Sign up for our newsletters   

Baltimore City Paper home.

music Home > Record Reviews

Listening Party

Patricia Barber: The Cole Porter Mix

Patricia Barber: The Cole Porter Mix

Label:Blue Note
Release Date:2009

By Geoffrey Himes | Posted 2/25/2009

Patricia Barber has been singing Cole Porter's songs her entire career, but because she has also been singing the songs of Bobbie Gentry and Smokey Robinson, the Chicago veteran has a different approach to the Porter catalogue than most of her jazz-vocalist colleagues. On the new album, The Cole Porter Mix, Barber uses these standards not as vehicles for showing off her big, agile voice, but as opportunities for personal revelation. She pulls back her alto into an intimate, conversational murmur as if confiding a secret rather than showing off for the entire world. She slides into a substitute chord or holds out a phrase against the beat not to be clever, but to shed new light on the lyrics.

In other words, she approaches these songs not as a jazz diva, but as a singer-songwriter. Barber, an accomplished writer herself, penned three respectable songs in the Porter style to go with the 10 gems by her songwriting hero on this disc. So when she tackles Porter's "Easy To Love," she understands the songwriter's intent. She doesn't belt it out, but sighs her way through it as if in the first throes of infatuation; even her piano solo over the relaxed bossa-nova beat seems to sigh. And when she does "I Get a Kick Out of You," she transforms it from its usual snappy swing into a reluctantly confessional ballad.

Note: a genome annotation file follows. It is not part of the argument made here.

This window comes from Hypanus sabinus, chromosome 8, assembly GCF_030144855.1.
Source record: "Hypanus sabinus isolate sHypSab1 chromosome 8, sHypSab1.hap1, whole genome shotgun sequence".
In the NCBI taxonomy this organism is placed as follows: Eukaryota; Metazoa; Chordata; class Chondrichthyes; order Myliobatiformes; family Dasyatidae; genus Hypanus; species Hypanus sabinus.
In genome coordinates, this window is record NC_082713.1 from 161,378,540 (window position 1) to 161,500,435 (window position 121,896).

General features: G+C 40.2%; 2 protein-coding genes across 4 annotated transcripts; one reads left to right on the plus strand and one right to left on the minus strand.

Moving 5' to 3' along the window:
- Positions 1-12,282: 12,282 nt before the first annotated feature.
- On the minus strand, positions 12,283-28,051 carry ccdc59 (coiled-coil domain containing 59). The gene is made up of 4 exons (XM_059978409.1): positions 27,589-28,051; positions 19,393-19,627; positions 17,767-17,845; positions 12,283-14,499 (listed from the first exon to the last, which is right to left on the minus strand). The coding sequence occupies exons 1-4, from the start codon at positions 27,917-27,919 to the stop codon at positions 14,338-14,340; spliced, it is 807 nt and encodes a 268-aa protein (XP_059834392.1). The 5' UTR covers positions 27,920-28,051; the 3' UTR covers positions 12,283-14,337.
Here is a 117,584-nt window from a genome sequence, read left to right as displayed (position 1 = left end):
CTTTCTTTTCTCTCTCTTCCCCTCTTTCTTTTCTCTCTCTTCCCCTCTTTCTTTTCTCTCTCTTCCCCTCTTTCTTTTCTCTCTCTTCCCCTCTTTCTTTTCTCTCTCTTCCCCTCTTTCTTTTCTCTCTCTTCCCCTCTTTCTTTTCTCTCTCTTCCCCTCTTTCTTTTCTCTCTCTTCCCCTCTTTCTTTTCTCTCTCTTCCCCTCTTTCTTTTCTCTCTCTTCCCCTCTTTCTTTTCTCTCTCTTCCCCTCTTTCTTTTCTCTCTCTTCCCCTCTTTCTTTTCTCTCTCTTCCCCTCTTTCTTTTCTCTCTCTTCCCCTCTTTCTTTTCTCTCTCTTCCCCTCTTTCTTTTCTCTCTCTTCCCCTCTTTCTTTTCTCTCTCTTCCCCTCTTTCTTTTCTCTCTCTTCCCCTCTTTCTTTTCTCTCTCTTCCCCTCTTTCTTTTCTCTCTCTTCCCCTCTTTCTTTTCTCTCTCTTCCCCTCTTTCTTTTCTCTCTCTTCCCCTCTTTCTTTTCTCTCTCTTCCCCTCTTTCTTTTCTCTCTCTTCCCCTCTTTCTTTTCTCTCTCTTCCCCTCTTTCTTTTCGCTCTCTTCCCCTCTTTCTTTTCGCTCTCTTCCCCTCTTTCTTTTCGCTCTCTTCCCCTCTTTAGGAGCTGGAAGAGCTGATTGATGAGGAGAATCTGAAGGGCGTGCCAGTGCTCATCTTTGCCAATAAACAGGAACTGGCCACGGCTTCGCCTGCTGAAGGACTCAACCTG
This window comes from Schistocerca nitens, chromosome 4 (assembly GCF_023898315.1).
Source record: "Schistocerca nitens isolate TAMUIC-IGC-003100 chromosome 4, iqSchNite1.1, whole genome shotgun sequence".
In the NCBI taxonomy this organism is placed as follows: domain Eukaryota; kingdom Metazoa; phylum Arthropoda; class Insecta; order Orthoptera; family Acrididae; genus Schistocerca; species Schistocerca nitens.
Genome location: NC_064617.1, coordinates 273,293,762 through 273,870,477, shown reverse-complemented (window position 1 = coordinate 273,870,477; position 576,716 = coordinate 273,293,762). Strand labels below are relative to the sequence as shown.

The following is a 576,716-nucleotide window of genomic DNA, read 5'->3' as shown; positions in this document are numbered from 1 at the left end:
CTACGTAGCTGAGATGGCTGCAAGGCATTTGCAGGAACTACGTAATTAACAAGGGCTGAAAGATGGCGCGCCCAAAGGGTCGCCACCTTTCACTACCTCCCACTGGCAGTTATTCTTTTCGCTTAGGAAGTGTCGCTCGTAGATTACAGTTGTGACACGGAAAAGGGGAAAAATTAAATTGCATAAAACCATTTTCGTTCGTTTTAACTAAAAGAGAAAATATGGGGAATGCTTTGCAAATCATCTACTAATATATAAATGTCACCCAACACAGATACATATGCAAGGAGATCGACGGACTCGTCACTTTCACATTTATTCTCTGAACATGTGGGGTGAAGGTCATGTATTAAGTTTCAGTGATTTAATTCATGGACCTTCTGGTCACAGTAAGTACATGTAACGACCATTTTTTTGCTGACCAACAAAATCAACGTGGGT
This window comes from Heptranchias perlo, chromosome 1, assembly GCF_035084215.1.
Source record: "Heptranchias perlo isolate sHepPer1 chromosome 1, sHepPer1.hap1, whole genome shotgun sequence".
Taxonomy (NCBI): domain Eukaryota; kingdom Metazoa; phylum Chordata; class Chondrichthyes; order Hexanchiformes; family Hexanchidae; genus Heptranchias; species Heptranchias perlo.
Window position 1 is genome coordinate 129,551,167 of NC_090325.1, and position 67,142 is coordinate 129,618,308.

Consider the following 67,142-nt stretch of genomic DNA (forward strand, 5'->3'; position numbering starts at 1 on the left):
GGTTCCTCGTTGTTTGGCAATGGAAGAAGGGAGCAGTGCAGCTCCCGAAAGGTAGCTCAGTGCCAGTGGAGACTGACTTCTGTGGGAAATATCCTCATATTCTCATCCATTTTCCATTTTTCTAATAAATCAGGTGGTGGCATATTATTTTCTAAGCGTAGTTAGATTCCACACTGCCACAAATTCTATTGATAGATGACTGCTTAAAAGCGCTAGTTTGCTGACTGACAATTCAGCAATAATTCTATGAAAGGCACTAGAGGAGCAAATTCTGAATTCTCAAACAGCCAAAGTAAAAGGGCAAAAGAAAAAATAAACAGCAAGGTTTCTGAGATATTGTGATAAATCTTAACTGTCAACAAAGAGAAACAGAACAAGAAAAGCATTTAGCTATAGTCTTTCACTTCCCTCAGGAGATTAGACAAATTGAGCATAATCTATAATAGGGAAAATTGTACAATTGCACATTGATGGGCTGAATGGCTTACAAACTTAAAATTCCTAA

Barber works with her longtime quartet, supplemented by saxophonist Chris Potter and drummer Nate Smith, recently of the Dave Holland Quintet. Check out Potter's spectacular, eruptive coda on "In the Still of the Night" or Neal Alger's Brazilian-flavored acoustic guitar solo on "I Concentrate on You." Barber reworks all these tunes, even turning "Miss Otis Regrets" into the narrative folk ballad it has always wanted to be. You wouldn't want every Cole Porter album to sound like this, but this one will remind you that Porter was a very personal songwriter, as well as a public entertainer.

Comments powered by Disqus
CP on Facebook
CP on Twitter